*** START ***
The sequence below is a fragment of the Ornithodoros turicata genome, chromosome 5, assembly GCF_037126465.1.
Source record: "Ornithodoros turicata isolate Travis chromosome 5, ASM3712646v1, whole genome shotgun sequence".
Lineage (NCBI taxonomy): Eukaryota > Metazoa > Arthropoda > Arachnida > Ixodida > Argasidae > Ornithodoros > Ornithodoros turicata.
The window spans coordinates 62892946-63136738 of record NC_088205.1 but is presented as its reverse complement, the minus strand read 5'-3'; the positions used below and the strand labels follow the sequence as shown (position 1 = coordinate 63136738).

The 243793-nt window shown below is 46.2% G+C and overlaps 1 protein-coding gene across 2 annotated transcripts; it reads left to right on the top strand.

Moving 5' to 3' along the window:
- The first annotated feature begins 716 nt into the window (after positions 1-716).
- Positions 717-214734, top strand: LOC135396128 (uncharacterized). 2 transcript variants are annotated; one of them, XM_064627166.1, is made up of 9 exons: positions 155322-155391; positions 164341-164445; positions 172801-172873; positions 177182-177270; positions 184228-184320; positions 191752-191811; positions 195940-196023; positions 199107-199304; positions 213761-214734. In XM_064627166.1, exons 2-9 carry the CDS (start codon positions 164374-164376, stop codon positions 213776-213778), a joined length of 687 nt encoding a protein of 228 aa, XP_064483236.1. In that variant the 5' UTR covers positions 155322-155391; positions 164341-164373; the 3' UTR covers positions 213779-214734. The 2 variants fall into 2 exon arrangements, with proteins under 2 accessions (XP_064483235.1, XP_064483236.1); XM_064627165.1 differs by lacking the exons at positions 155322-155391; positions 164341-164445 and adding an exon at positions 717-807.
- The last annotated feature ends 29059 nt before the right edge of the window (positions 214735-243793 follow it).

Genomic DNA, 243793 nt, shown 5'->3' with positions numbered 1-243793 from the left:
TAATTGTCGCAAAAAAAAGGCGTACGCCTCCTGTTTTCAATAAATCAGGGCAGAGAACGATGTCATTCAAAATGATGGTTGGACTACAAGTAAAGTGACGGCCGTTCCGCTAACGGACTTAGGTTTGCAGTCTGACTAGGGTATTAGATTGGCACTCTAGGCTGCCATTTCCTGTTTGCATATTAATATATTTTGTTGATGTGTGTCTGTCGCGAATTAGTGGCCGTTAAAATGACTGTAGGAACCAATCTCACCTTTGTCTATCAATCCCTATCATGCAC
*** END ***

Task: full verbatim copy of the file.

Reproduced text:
The sequence below is a fragment of the Ornithodoros turicata genome, chromosome 5, assembly GCF_037126465.1.
Source record: "Ornithodoros turicata isolate Travis chromosome 5, ASM3712646v1, whole genome shotgun sequence".
Lineage (NCBI taxonomy): Eukaryota > Metazoa > Arthropoda > Arachnida > Ixodida > Argasidae > Ornithodoros > Ornithodoros turicata.
The window spans coordinates 62892946-63136738 of record NC_088205.1 but is presented as its reverse complement, the minus strand read 5'-3'; the positions used below and the strand labels follow the sequence as shown (position 1 = coordinate 63136738).

The 243793-nt window shown below is 46.2% G+C and overlaps 1 protein-coding gene across 2 annotated transcripts; it reads left to right on the top strand.

Moving 5' to 3' along the window:
- The first annotated feature begins 716 nt into the window (after positions 1-716).
- Positions 717-214734, top strand: LOC135396128 (uncharacterized). 2 transcript variants are annotated; one of them, XM_064627166.1, is made up of 9 exons: positions 155322-155391; positions 164341-164445; positions 172801-172873; positions 177182-177270; positions 184228-184320; positions 191752-191811; positions 195940-196023; positions 199107-199304; positions 213761-214734. In XM_064627166.1, exons 2-9 carry the CDS (start codon positions 164374-164376, stop codon positions 213776-213778), a joined length of 687 nt encoding a protein of 228 aa, XP_064483236.1. In that variant the 5' UTR covers positions 155322-155391; positions 164341-164373; the 3' UTR covers positions 213779-214734. The 2 variants fall into 2 exon arrangements, with proteins under 2 accessions (XP_064483235.1, XP_064483236.1); XM_064627165.1 differs by lacking the exons at positions 155322-155391; positions 164341-164445 and adding an exon at positions 717-807.
- The last annotated feature ends 29059 nt before the right edge of the window (positions 214735-243793 follow it).

Genomic DNA, 243793 nt, shown 5'->3' with positions numbered 1-243793 from the left:
TAATTGTCGCAAAAAAAAGGCGTACGCCTCCTGTTTTCAATAAATCAGGGCAGAGAACGATGTCATTCAAAATGATGGTTGGACTACAAGTAAAGTGACGGCCGTTCCGCTAACGGACTTAGGTTTGCAGTCTGACTAGGGTATTAGATTGGCACTCTAGGCTGCCATTTCCTGTTTGCATATTAATATATTTTGTTGATGTGTGTCTGTCGCGAATTAGTGGCCGTTAAAATGACTGTAGGAACCAATCTCACCTTTGTCTATCAATCCCTATCATGCAC